Westy had also brought out some fabulous people, 2 of whom were out chasing and I didn’t even meet until after the race was done! Keith Stewart of Pit Works and his pal Adam, Kenny the Russian, Dale the Welder, Bill and Gail, Shelly and Ryan, and awesome driver/co-dawg Mark and co-dawg Brent…everyone came out to help me get in the car and I will be forever grateful. Dad and Dale had been working on the car everyday for weeks and basically all I had to do was show up. I don’t know how I got so lucky!
The weekend started a little rough though. Dad and I were holding down the pits, waiting for Dale and Westy. Their truck wouldn’t start! It took them a few hours to diagnose and fix the problem, and as a result we had a really late tech over at the Slash X. But it gave Michele and I a chance to catch up with pals, so neither of us really minded.
Since this was a night race, we had until 3:30pm or so to get all the last minute stuff on the car done. Mark and I took her out and we both thought the back end was too soft, and it was tracking right a bit. We checked the shock pressures, looked at the tire pressures, clicked the rear torsions a few times. It was really all we could do at that point. It wasn’t running badly, but the back end was getting away a bit. Had my goal been a win I would have really flipped out. But my goal was to just get her around and not do anything stupid, as I usually am wont to do.
I had 2 really solid laps. Not too fast, not too slow. I met my goal for average mph. I passed a few people. I was passed by more. I was focused. I was consistent.
I was pleased.
I gave the car over to Mark who busted out a great 40 miles until the alternator took a huge crap. No GPS, no radio (well we didn’t really have a radio to begin with if I’m being truthful), no lights, no power. No go. They were able to get another car to radio back their position, but it took chase a while to find them. At that point they were able to switch out to a new battery to get the car to the road where Dad was waiting with the trailer.
And that was the end of the race for us.
So it sucked that we didn’t finish, but for me personally it was a victory. It gave me more confidence behind the wheel and 146 miles of seat time in some very rough terrain.
Next will be the MORE Powder Puff on October 6th, benefiting Cedars Sinai Breast Cancer Research Center. It’s one of the most fun races of the year, with over 200 entries and nearly 20,000 people out in the desert. Last year the race raised over $100,000 and I hope we can raise more than that this year. Hope to see you at tech!
PS On the way home Dad had a flat on the trailer, but Slime saved the day.
Living in Washington DC and racing in California poses some shall we say, logistical nightmares. I can usually only come out for 3 days to race, getting to actually work on the car is a luxury, and don’t even get me started on all the money I’m spending on plane fare. Fortunately I have an awesome team that helps me out, and I wanted y’all to meet them!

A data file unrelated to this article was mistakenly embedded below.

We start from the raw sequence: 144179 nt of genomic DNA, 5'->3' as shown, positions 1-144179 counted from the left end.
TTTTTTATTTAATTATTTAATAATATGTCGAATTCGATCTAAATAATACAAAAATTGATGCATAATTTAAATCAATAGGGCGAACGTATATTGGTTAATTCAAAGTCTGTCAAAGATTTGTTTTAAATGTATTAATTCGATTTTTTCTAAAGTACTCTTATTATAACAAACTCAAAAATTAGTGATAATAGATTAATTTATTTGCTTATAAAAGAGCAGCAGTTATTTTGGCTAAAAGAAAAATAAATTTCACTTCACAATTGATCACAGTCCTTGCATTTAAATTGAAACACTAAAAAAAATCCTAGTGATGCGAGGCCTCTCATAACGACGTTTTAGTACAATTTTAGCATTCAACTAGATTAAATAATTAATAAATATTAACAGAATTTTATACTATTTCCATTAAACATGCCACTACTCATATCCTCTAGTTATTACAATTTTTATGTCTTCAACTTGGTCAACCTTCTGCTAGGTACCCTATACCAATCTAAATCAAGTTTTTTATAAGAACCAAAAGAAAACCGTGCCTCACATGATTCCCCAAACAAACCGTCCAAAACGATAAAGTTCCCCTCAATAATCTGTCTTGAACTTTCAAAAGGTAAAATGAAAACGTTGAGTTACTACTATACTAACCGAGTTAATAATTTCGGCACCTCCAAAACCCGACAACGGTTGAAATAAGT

First, there’s Dale. He’s our go to guy for welding. He’s made us a trailer (A WHOLE TRAILER!), repaired the floor pan of the 1600 car, and is making a new skid plate. He also sometimes stores the car in his shop and his wife makes the best iced tea this side of Las Vegas.
And what team would be complete without a logistics person? This is actually the hardest job in racing, as you are basically trying to predict the future while herding a bunch of unruly cats. No…worse than that. Unruly wild mustangs. See racers can be like unruly wild mustangs; they are smart but damn do they want to do their own thing! Your logistics guy has to figure out who is chasing and who is pitting, where they will be, when people are arriving, where they are sleeping, what they are eating, when you’re going through tech…I could go on and on. And now, for this race at least, I have my very own Logistics Luminary. And we call him westy (no capital w, he sez).
westy has run logistics for the Baja 500 and 1000 as well as events stateside and he’s also a racer, so I have no problem turning everything over to him. I know I’ll learn a lot with him running the show and if it all goes well, maybe he’ll join us permanently. He’s bringing some awesome pit/chase people out to the race and I am so excited to meet everyone. It always floors me when people I don’t even know step up to help me. Sure, they are getting the thrill of being on a race crew but still. Sometimes sitting out in the desert for hours on end waiting for the car to come through can be a nightmare. Fortunately the car is in great shape and our goal is just to finish. It would be great not to finish last, but honestly this is the first race with me behind the wheel of the new car AND it’s a night race. I am doing this more for experience than anything else. I want to drive well, not break, and finish.
So when is this next race? I return to my native CA for the combination MORE and SNORE KC Hilites race on September 8th. Tech is on Friday September 7th at the Slash X so if you’re around, come say hi. I have no idea what color my hair will be, so just look for #1617!